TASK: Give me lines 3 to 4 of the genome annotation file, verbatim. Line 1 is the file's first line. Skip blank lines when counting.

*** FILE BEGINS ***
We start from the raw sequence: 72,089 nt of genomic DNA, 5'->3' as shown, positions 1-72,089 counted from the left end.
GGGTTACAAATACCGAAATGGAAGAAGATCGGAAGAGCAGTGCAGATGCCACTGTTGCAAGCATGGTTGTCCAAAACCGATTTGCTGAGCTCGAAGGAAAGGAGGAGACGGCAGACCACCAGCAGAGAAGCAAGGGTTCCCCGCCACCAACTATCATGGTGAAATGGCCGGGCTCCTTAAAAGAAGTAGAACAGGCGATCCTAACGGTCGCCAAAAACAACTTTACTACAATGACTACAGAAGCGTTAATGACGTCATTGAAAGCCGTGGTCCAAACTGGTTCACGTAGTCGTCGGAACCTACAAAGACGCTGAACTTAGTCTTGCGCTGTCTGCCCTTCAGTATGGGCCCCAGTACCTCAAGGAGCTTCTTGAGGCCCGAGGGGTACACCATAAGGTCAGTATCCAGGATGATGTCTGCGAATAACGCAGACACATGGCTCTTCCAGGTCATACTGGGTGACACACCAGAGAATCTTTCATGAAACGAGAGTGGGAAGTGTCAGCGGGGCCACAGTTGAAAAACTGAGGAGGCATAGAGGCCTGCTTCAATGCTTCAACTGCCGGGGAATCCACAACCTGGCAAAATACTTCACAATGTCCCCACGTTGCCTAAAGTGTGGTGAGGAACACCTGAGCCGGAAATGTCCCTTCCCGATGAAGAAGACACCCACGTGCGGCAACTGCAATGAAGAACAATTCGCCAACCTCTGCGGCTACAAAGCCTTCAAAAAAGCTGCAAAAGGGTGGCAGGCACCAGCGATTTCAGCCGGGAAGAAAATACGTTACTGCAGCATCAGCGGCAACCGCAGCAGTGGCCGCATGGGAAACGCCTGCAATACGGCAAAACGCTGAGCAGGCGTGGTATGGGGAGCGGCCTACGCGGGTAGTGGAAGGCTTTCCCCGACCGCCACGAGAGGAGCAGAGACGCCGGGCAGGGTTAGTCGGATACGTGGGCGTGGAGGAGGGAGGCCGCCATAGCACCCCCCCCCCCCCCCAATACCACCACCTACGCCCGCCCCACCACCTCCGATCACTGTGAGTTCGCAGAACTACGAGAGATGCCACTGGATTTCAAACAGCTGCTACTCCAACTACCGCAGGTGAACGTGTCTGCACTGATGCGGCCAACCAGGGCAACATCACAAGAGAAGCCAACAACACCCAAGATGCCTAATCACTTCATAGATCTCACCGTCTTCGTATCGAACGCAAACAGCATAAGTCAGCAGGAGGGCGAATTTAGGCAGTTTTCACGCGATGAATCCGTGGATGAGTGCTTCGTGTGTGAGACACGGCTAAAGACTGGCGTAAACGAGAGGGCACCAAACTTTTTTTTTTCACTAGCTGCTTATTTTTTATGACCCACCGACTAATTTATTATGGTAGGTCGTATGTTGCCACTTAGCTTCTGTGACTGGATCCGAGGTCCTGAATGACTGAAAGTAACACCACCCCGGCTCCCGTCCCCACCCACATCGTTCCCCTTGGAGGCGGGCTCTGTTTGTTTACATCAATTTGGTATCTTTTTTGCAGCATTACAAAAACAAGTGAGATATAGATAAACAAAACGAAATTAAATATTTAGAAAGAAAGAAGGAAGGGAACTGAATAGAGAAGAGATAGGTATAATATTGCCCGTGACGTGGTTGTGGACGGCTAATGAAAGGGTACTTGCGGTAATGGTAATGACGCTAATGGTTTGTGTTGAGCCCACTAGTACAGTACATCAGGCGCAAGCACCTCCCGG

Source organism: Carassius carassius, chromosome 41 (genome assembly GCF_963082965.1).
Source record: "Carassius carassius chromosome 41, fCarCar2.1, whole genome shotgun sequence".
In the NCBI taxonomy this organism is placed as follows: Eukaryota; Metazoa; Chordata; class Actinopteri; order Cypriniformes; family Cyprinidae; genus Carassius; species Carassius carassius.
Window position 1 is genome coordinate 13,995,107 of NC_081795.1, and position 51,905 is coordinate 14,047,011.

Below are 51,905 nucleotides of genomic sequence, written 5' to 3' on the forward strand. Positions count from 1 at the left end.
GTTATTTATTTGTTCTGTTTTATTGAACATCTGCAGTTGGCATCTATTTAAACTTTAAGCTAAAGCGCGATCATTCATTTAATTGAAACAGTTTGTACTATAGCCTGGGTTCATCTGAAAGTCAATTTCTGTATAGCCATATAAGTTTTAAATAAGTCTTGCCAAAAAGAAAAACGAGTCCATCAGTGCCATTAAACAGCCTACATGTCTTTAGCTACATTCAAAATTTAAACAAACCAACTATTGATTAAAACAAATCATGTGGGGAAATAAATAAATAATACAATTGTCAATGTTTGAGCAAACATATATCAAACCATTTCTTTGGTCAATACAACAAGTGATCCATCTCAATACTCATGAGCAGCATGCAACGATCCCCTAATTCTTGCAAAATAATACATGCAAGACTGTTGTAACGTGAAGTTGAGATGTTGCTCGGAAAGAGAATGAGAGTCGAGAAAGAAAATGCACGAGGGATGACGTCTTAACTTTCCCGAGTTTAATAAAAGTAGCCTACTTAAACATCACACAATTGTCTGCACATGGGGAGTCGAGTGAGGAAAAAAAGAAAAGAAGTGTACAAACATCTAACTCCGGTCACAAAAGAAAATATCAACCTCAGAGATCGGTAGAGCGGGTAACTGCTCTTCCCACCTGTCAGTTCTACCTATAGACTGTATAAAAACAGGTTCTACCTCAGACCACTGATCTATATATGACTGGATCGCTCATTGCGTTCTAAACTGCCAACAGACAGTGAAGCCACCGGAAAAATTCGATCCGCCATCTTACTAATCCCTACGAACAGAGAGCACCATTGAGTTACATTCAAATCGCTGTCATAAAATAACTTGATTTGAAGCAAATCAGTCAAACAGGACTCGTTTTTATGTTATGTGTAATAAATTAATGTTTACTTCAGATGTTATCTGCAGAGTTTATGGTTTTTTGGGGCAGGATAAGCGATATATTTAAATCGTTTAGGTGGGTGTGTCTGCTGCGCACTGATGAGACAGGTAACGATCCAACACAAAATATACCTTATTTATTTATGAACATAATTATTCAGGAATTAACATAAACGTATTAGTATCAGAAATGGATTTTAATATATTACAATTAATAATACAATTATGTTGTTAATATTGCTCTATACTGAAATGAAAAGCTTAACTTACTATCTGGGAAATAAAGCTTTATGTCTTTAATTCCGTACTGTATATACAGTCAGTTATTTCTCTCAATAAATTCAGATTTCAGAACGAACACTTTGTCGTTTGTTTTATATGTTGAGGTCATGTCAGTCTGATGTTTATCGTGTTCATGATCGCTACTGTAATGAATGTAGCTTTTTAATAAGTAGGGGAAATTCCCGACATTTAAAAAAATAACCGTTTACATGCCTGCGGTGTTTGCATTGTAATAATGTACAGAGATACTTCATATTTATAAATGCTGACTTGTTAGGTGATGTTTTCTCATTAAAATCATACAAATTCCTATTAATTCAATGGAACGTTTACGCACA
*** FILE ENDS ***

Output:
Source organism: Carassius carassius, chromosome 41 (genome assembly GCF_963082965.1).
Source record: "Carassius carassius chromosome 41, fCarCar2.1, whole genome shotgun sequence".